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Your Environment. Your Health.

Pesticides and Neurobehavioral Effects Among Thai Children

Pesticides and Neurobehavioral Effects Among Thai Children

Workers using pesticide on crops.
Organophosphates and pyrethroids are the major pesticide classes used for crop protection in Thailand.
(Photo courtesy in Mark Robson)

By Sara Mishamandani

Assessing pesticide exposure and resulting health effects is becoming more and more important in Thailand, which has experienced a four-fold increase in the use of pesticides for crop production since 2000. A new study found that children living on rice farms in Thailand experienced higher exposures to organophosphate (OP) and pyrethroid pesticides compared with U.S. farm children of similar age. However, the high exposures did not predict adverse outcomes in neurobehavioral tests.

Led by Nancy Fiedler, Ph.D., a professor of environmental and occupational medicine at Rutgers University School of Public Health, the study investigated exposure to pesticides and the corresponding health effects among children. The study, performed in collaboration with Chulalongkorn University in Bangkok, Thailand, evaluated neurobehavioral effects among 6- to 8-year-old children living in the central farming region of Thailand.

“To our knowledge, this is the first study to evaluate neurobehavioral health effects among Thai children who are routinely exposed to higher concentrations of organophosphate and pyrethroid insecticides than in the developed world,” said Fiedler.

Organophosphates and pyrethroids are common pesticides known to disrupt neurodevelopment. Several birth cohort studies have shown an association between prenatal or early-life organophosphate exposure and poorer measures of intelligence around age 7, such as lower mental and motor development scores, and reductions in perceptual reasoning and working memory. Other studies have found that children living in farm areas are more highly exposed to certain pesticides, such as organophosphates. According to the authors, limited resources have prevented adequate characterization of the health consequences of these exposures, especially for children.

Examining Exposures and Health Effects

For the new study, the researchers recruited 54 children in regions outside of Bangkok, Thailand. They compared children from a rice farming community, where pesticides are applied on rice crops, to children from a shrimp aquaculture farming community, which requires little to no use of pesticides. In both groups, pyrethroid pesticides were used by households for mosquito control.

Each participant completed a set of neurobehavioral tests six months apart during high and low pesticide use seasons, based on the rice farming schedule. On the morning of each neurobehavioral appointment, urine samples were collected to measure pesticide metabolites, a way to estimate pesticide exposure.

Assessing the Differences

Compared to the children living on aquaculture farms, rice farm participants had significantly greater organophosphate and pyrethroid metabolite concentrations indicative of exposure. For most of the metabolites, there were no significant differences between high and low use time periods. One pyrethroid metabolite, DCCA, was higher in rice participants only in the high use season. There were several high values for both groups of participants during the low use season, which are likely from pyrethroid use in households to control mosquitos.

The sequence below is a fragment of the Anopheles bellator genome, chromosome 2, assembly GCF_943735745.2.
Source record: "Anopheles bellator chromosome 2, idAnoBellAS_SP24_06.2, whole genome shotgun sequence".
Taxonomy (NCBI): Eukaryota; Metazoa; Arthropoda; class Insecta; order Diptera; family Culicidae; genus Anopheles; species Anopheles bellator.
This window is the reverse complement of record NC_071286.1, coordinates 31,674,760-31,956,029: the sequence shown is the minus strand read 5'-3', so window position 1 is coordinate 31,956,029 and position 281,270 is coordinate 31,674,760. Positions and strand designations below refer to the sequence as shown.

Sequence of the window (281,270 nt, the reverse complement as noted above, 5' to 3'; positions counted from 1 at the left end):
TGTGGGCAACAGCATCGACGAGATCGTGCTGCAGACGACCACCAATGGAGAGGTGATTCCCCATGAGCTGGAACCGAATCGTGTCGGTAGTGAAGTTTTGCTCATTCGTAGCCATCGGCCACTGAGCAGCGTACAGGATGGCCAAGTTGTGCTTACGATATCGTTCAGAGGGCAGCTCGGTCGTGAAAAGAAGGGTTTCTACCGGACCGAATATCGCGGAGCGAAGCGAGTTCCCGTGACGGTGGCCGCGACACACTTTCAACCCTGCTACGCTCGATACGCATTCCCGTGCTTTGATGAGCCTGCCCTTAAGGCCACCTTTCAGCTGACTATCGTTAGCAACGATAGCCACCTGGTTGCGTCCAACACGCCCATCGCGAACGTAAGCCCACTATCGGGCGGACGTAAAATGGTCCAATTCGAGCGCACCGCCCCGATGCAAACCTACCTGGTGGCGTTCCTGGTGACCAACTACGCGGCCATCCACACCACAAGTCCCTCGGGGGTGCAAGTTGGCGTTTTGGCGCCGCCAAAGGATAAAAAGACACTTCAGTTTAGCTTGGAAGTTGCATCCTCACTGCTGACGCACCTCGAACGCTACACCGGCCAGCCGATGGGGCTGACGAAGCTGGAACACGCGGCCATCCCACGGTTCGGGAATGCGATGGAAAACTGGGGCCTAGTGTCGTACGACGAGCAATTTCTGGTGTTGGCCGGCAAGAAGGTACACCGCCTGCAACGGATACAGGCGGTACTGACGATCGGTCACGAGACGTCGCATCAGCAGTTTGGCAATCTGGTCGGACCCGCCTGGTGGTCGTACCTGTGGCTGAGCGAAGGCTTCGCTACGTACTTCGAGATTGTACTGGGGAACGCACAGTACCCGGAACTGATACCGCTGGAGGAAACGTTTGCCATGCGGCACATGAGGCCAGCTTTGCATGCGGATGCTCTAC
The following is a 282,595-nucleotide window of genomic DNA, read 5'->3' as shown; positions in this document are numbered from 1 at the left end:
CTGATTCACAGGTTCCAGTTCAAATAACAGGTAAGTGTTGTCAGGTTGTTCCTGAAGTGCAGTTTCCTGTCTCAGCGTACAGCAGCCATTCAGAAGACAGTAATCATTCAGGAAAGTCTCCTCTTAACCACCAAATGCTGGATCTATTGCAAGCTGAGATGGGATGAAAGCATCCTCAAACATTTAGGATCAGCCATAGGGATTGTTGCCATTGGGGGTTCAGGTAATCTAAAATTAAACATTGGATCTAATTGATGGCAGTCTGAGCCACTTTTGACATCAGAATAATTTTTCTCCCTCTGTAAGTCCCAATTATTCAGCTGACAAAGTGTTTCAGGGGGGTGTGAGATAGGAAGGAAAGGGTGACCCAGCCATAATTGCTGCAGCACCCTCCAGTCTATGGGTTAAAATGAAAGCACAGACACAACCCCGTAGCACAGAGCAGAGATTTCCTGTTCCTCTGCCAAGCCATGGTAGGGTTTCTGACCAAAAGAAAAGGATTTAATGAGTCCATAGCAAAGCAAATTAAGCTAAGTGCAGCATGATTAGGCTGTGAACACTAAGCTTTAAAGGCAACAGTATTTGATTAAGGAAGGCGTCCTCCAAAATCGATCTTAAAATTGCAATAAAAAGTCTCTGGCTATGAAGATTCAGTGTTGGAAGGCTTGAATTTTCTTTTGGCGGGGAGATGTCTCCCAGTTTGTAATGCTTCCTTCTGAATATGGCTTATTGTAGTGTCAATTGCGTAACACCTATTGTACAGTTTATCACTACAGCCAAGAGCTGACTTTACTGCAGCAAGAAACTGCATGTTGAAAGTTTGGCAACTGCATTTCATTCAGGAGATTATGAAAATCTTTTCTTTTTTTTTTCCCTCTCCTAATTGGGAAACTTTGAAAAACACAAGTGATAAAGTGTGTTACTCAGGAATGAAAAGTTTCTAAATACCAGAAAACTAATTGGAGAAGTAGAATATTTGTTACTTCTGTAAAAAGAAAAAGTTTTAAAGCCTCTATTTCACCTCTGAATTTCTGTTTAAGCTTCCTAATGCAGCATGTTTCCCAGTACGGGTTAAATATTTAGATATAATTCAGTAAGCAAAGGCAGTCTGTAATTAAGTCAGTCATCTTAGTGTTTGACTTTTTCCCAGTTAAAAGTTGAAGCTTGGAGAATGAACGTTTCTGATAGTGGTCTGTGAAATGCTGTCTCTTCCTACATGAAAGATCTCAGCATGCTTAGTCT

Despite significantly greater metabolite concentrations as compared with the aqua farm participants, rice farm participants didn’t show significantly worse neurobehavioral performance during high or low pesticide use seasons. Previous studies have also shown that concurrent OP exposures are not associated with reduced mental development and that prenatal exposure may be more predictive of adverse neurological effects.

Research assistant  conducting Behavioral Assessment Research System with child.
A Thai research assistant (right) is conducting a computerized neurobehavioral test known as the Behavioral Assessment Research System with a child in the study. A significant part of this project also involved building capacity among the Thai faculty and graduate students at Chulalongkorn University to conduct these human studies. (Photo courtesy of Nancy Fiedler)

Although differences were not significant, the authors add that small differences in the results suggest that they cannot rule out small to modest adverse effects on some neurobehavioral tests in the children from the rice farming community. They posit that a larger sample size and better markers of prenatal and early childhood exposure are needed to adequately assess the health impacts.

“Although it was assumed that exposure would decline during seasons when OP pesticides are not applied as frequently in the rice fields, this was not reflected in the biomarkers measured in this study, implying that these children are consistently exposed throughout the year,” said Fiedler. “This study also highlights the importance of developing and collecting measures of chronic exposure particularly among those most vulnerable to potential health effects, such as children in developing countries.”

Source: Fiedler N, Rohitrattana J, Siriwong W, Suttiwan P, Ohman Strickland P, Ryan PB, Rohlman DS, Panuwet P, Barr DB, Robson MG. 2015. Neurobehavioral effects of exposure to organophosphates and pyrethroid pesticides among Thai children. Neurotoxicology 48:90-99. doi: 10.1016/j.neuro.2015.02.003.